‘Everyone Is Excited to Learn’: Why Dealers From Around the World Love the Dallas Art Fair
The collectors may still be local, but the whole world wants a piece of the Texas art market.
When John Sughrue set out to start the Dallas Art Fair, it was for a simple reason: He and co-founder Chris Byrne “selfishly wanted to attend an art fair in Dallas,” he told crowds at the opening of the fair’s ninth edition on April 6. What they weren’t sure about was who else would share that desire.
Fast-forward nearly 10 years later, and the Dallas Art Fair is welcoming 95 galleries, over 30 of whom are first-time exhibitors, to the Fashion Industry Gallery (F.I.G.). The collectors looking to buy are mainly in-state, but thanks to a locus of world-class institutions—the Dallas Museum of Art (DMA), the Nasher Sculpture Center, and the Dallas Contemporary—and major private collections, Dallas has become an important stop on the global fair circuit for international collectors looking to tap its emerging market.
“I don’t know if y’all heard, but big things happen here,” said Mayor Pro Tem Monica R. Alonzo at the pre-opening press conference, stressing the city’s commitment to the arts and its desire to be known for more than its beloved Cowboys football team (which, if you’re wondering, has an art collection of its own).
There are dealers from Latin America, from Paris, London, Berlin, Brussels, Spain, and Italy, and even from Dubai and Asia. In addition to a strong contingent of local exhibitors, US galleries hail from everywhere from New York, Los Angeles, and San Francisco to Chicago, Milwaukee, and Detroit.
“Some of the most important collections in the US are here in Dallas, so it’s important for us to have a presence here,” said Ana Michelon, director of New York’s Albertz Benda, of the gallery’s decision to join the fair for 2017.
Illustrating her point is the first-time presence of mega-dealer Gagosian, located right by the entrance, though you’d be forgiven for missing them, as the booth signage only mentions the artist, Piero Golia. The booth revisits Golia’s 2015–16 “Chalet” show at the Nasher, repurposing the “That’s All Folks” curtain, itself a Looney Tunes reference, that fell to mark the end of the exhibition/performance, as a series of paintings.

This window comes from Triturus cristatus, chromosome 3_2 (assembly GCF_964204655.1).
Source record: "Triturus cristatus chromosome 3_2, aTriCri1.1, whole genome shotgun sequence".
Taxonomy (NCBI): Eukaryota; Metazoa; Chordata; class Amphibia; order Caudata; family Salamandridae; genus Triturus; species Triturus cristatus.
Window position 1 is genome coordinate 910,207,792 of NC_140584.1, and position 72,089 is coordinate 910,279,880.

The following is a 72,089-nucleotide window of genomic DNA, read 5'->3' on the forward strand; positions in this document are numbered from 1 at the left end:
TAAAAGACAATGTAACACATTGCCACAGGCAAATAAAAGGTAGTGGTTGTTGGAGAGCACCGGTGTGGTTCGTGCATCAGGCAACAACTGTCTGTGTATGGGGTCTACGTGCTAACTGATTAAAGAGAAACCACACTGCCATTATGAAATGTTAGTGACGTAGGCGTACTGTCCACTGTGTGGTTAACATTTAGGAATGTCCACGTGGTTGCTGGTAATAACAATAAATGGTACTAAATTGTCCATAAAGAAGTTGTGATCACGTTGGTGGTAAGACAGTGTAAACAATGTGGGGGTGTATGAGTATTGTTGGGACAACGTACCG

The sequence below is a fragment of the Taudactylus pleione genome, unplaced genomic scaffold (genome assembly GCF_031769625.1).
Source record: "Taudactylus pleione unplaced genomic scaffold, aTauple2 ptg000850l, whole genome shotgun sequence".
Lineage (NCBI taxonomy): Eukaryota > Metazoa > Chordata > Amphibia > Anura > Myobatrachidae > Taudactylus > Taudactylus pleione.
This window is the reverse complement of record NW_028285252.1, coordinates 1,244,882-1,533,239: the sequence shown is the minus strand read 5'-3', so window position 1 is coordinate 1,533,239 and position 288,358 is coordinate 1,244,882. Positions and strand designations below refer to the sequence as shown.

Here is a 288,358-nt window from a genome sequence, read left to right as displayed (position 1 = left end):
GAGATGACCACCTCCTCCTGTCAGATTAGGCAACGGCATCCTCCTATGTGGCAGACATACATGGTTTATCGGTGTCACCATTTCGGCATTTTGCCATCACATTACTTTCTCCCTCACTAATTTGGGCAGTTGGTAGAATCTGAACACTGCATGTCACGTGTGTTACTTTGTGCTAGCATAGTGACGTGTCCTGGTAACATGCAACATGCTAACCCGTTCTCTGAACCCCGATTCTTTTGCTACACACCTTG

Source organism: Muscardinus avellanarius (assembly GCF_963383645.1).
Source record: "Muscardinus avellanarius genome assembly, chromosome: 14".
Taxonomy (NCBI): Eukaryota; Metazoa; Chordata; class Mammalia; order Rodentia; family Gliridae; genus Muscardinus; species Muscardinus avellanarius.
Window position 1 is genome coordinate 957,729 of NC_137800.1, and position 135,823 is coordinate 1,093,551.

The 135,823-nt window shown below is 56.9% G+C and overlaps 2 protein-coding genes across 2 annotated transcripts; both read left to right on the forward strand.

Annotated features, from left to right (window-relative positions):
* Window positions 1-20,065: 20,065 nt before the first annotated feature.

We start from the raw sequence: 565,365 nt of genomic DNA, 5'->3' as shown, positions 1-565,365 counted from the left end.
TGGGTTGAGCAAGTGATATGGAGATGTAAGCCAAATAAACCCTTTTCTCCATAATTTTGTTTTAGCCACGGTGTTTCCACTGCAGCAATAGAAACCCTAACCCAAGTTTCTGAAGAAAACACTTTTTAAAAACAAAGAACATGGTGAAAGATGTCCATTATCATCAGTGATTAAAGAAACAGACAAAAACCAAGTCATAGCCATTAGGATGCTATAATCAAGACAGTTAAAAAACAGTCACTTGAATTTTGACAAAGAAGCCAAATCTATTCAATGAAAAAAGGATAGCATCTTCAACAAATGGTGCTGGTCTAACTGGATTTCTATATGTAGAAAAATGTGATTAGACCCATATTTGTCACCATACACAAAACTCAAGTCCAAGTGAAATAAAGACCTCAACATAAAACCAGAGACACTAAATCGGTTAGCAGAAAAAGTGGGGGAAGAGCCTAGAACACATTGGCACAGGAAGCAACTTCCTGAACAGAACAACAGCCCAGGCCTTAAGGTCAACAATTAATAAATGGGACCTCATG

Also new to Dallas and prominently located was Lehmann Maupin, of New York and Hong Kong, who sold a massive portrait of Joan Didion by Juergen Teller and Tracey Emin‘s neon Just Let Me Love You on opening day.
Lisa Carlson, senior director of New York’s Jane Lombard Gallery, told artnet News that the gallery had been “worried” about securing buyers in a new city, but had already sold three different-colored versions of James Clary’s neon sculpture Wheeeeeeeeeeeee! for $10,000. Other offerings included Serge Attukwei Clottey’s tapestry-like “Afro-Gallonism” works, made from repurposed oil jugs used for water gathering, at $15,000 and $16,000.
On the second floor, Detroit’s Reyes Projects had already sold 90 percent of its booth as the day neared its end—even though the gallery, led by former Marlborough director Terese Reyes, doesn’t open until later this month. It was one of the fair’s more unusual presentations, with an array of Jonathan Rajewski’s creepy $4,500 wind-chime sculptures, featuring grotesque found plastic piggy banks of Elmo, hanging from the ceiling.
Fellow first-timer Skarstedt, of New York and London, did advance scouting ahead of the fair, visiting the city two months ago to start building local connections. The groundwork paid off, as the gallery was one of six dealers who sold work—by Justin Adian—to the DMA as part of the fair and museum’s acquisition partnership, now in its second year.
“Dallas is extremely enthusiastic about art world culture—everyone is excited to learn,” Skarstedt partner Brady Doty told artnet News. “There’s not a lot of skepticism here. People are interested in putting Dallas on the art world map.”
Some of the other galleries having their Dallas debut have actually never shown at a US fair before, like Milan’s Luca Tommasi Arte Contemporanea. The young gallery was showing work by Giorgio Griffa, an Italian artist who was on the fringes of the Arte Povera movement, and is just now, at 80, beginning to get institutional recognition. The gallery decided to cross the Atlantic in part because the DMA purchased one of Griffa’s works at the 2016 fair, and had sold one $15,000 piece by the end of the opening gala.